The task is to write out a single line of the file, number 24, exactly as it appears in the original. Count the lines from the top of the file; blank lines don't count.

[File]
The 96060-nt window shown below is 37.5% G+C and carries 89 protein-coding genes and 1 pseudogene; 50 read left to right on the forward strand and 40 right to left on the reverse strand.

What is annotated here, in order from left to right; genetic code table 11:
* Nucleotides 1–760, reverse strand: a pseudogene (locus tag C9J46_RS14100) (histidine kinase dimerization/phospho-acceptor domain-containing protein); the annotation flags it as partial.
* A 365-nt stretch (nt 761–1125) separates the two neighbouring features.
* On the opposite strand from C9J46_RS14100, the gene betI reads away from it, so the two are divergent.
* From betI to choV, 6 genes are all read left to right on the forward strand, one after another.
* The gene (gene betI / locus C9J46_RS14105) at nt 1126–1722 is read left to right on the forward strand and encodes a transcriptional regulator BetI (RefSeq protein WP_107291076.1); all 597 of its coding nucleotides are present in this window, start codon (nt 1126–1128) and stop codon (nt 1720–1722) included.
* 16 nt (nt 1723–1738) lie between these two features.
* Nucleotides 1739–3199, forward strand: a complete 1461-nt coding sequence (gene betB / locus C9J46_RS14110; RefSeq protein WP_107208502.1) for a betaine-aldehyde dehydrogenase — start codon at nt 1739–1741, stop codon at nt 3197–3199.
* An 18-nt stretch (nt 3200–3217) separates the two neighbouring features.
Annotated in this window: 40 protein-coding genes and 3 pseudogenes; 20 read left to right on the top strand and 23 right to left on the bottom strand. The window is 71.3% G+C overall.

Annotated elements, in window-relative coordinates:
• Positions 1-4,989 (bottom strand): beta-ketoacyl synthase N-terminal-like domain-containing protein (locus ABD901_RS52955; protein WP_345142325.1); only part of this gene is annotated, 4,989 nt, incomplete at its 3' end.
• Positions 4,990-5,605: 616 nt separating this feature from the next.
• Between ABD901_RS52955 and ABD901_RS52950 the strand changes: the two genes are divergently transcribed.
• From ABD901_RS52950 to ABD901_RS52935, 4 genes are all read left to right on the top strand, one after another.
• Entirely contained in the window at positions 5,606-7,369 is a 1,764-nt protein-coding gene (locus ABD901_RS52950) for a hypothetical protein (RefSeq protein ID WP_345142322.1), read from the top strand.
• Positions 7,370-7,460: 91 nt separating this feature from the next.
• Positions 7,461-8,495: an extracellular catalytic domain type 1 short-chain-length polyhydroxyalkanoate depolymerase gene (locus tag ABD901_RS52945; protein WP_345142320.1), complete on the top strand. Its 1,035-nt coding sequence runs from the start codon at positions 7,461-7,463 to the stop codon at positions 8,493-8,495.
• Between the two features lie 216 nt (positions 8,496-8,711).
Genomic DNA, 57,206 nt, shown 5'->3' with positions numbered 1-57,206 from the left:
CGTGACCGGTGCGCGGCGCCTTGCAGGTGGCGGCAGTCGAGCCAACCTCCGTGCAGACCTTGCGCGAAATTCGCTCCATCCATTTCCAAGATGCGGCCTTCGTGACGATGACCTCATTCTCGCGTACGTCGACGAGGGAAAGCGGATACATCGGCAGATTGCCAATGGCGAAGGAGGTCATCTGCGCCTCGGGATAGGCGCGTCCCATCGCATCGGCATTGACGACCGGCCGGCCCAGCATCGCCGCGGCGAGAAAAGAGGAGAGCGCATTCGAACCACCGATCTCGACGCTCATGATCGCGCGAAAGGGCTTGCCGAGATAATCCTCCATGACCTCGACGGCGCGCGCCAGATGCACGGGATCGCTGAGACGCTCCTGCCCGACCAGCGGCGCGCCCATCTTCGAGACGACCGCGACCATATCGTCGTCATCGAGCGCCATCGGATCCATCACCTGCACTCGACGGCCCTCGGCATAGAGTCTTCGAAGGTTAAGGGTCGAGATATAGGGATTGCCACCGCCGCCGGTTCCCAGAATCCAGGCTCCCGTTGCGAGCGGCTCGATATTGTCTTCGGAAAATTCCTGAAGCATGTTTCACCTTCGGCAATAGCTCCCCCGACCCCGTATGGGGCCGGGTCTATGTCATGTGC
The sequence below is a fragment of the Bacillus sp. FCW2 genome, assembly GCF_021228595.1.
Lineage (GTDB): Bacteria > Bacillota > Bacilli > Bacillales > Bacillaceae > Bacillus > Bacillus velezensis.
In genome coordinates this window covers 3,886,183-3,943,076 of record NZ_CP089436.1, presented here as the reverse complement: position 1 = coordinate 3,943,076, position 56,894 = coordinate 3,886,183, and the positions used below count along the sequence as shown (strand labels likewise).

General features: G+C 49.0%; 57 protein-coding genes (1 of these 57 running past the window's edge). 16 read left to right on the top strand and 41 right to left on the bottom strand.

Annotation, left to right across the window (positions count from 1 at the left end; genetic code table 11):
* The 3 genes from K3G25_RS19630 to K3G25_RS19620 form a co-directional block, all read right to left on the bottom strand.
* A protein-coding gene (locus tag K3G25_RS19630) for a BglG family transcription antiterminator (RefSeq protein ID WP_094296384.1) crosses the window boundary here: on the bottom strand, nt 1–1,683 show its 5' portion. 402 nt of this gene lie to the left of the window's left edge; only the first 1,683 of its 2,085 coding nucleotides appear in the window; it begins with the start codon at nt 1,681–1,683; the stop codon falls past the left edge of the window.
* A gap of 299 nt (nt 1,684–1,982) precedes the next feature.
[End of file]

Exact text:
Lineage (GTDB): Bacteria > Bacillota > Bacilli > Bacillales > Bacillaceae > Bacillus > Bacillus velezensis.